FROM Andrew Pollack
Drug-maker Mylan and its $300 "generic" EpiPen Mylan might or might not have good news for people who need EpiPens. They provide quick injections to protect against potentially deadly anaphylactic shock from bee stings, peanut allergies and other sources. The drug company is still increasing the price of two EpiPens to $600 — while it also produces a so-called "generic" for $300. Andrew Pollack covers the business and science of biotechnology for the New York Times .
When Drug Prices Skyrocket Overnight Specialists who treat rare diseases are protesting gigantic increases in the prices of old and familiar drugs. The cost of one medicine jumped 5000 percent -- overnight. The headline in today's New York Times is, "Drug Goes From $13.50 To $750 Overnight." The story explains that it's not because of a sudden shortage, but the business strategy of a former hedge-fund manager -- and he's not alone. Times' reporter Andrew Pollack covers the science and business of biotechnology.
The Ebola Drug ZMapp is an experimental drug that has shown promise as a treatment for the Ebola virus. We look at the tiny company in San Diego that developed ZMapp, and is now tasked with filling an order from federal officials.
Steroid Injections Linked to Meningitis Were Known to Be Risky Thirty-two more people were diagnosed with fungal meningitis yesterday, bringing the total to 169, attributed to steroids from a so-called "compounding center" in Massachusetts. Also yesterday, the first of what could be many lawsuits was filed in federal court. Doctors already have been questioning whether steroid injections are worth the risk. That's according to Andrew Pollock of the New York Times .
Will Roundup Resistant Crops Be the End of the Monarch Butterfly? In the Midwest, neat rows of modified corn and soybeans are free of unruly patches of milkweed. The crops are resistant to the herbicide Roundup . But the destruction of milkweed may have an unintended consequence: the end of annual migrations of the Monarch butterflies, a phenomenon dear to lovers of nature. The Monarch is so beloved one entomologist calls it "the Bambi of the insect world." Andrew Pollack covers the business and science of biotechnology for the New York Times .
Human Genetics: Medicine, Money and Law Billions of dollars have been raised for medical research because human genes can be patented so, when breakthroughs occur, investors make money. But early this week New York Federal Judge Robert W. Sweet rocked the bio-tech industry when he ruled that human genes cannot be patented because they are products of nature, not creative invention. The decision is both applauded for liberating the promising new field of personalized genomic medicine and criticized for limiting financial incentives. We hear a variety of answers to some very challenging questions.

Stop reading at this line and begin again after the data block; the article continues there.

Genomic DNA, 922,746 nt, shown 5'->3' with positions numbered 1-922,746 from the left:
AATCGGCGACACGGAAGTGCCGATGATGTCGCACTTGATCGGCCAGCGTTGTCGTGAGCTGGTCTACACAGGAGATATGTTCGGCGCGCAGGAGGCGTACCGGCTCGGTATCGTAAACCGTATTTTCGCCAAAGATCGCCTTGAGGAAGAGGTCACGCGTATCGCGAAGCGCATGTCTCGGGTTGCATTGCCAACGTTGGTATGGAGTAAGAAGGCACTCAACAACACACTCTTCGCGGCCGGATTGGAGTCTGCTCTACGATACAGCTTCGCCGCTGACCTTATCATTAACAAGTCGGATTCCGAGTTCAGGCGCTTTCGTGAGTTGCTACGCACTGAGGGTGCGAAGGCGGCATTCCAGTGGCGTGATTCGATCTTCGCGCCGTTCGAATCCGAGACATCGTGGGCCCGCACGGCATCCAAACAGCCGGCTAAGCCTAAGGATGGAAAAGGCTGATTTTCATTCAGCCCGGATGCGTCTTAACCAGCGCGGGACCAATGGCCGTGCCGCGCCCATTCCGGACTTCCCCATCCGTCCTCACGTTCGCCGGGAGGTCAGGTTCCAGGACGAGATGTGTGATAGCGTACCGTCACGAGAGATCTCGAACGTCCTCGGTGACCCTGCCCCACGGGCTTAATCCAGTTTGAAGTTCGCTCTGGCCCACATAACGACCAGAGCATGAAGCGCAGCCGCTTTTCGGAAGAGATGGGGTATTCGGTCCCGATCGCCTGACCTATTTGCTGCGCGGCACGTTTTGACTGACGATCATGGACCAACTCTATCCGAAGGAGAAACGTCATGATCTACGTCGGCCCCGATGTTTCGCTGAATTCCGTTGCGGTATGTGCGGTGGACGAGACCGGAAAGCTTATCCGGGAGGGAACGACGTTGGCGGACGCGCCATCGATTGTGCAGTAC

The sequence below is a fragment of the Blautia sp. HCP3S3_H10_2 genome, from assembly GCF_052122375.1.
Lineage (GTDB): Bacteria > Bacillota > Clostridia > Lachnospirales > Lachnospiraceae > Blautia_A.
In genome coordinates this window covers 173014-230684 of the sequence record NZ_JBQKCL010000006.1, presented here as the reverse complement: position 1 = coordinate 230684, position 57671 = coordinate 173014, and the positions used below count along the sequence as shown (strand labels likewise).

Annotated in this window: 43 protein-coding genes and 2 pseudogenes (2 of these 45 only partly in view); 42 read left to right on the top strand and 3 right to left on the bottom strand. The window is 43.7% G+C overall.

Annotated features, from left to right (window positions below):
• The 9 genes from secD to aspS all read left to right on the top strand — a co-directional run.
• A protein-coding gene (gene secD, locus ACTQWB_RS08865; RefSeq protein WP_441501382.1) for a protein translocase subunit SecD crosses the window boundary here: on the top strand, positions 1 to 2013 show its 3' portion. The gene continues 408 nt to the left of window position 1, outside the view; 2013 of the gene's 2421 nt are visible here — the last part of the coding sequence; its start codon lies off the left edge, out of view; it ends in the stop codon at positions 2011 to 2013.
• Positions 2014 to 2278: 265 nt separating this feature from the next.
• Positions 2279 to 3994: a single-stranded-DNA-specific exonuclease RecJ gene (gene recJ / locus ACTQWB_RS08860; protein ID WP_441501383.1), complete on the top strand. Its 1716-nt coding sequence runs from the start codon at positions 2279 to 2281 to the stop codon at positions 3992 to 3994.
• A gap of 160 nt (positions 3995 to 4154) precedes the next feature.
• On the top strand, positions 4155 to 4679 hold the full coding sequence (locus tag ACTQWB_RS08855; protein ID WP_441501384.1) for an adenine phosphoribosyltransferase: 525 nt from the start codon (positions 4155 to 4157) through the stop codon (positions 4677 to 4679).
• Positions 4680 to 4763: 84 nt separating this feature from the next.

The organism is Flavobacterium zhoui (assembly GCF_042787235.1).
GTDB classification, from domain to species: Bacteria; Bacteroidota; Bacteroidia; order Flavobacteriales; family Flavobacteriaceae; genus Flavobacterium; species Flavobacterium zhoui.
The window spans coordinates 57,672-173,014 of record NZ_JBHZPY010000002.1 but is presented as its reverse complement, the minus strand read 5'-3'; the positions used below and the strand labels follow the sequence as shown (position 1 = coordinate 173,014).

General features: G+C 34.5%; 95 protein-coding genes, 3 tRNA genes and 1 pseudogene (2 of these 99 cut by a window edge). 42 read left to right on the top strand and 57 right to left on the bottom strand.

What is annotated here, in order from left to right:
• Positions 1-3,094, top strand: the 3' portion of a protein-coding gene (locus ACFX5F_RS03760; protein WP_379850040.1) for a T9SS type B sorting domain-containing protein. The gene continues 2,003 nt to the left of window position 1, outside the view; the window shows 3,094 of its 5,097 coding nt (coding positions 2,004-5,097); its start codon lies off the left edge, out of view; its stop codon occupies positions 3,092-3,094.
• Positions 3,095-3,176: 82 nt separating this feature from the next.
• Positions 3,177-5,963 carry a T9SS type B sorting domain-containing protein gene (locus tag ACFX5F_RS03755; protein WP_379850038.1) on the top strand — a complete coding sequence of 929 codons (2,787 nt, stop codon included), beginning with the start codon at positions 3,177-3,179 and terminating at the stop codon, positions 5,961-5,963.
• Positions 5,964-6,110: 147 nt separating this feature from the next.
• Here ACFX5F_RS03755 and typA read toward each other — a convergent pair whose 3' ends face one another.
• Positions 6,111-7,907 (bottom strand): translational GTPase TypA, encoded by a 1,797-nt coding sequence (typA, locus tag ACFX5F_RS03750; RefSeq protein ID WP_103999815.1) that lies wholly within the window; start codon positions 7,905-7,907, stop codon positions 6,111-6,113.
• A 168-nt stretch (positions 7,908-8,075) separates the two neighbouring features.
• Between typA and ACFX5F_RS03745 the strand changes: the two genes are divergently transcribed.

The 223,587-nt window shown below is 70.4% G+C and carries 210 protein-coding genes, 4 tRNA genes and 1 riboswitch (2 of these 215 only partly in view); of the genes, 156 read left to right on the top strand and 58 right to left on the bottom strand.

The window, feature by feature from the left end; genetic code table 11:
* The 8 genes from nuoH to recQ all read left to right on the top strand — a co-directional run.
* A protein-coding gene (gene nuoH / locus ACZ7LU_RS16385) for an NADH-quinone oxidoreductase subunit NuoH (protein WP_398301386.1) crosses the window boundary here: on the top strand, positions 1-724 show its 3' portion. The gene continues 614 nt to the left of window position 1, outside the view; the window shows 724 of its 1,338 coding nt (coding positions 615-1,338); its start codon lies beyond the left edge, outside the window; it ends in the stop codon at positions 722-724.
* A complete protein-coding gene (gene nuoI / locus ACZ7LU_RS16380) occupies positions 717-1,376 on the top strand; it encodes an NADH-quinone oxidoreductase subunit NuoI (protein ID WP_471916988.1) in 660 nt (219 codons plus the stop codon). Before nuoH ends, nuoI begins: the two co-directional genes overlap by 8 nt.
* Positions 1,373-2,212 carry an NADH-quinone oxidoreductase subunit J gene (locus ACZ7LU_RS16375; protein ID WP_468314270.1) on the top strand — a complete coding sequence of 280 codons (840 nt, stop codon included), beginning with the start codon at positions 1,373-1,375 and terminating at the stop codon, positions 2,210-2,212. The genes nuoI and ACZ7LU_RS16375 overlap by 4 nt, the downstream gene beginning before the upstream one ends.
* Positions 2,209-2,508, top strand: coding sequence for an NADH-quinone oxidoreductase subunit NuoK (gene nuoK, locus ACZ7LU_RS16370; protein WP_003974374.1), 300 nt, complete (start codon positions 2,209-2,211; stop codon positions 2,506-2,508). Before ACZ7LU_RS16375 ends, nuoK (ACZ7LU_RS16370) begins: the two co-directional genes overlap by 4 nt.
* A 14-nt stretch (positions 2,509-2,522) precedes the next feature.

Trump's 'America First' goes missing abroad In the Middle East, President Trump is changing some policies of the Obama Administration—and reversing his own campaign attacks on Islam as a religion that "hates us." We hear about his visit to Saudi Arabia and what's at stake for the rest of his foreign excursion.
What happens when America retreats from the world? Is President Trump taking his "America First" agenda to extremes, withdrawing the country from the international stage on trade and climate change, distancing America from its traditional allies across the Atlantic and even threatening to physically isolate the country through the building of a wall along its southern border? León Krauze guest hosts.
Venezuela spirals into economic and political chaos Venezuela, a country whose potential for prosperity is unmatched, finds itself on the verge of civil war. What sustains the repressive government? With time running out, guest host León Krauze looks at what the international community can do to pull the country from the edge of collapse.
Is the threat from Russia missing from the Russia meddling probe? There's much being made about the Trump administration's possible ties with Russia. But the bottom line is Russia's effort to influence American democracy. Do the President and his aides care enough to take action before voters go back to the polls?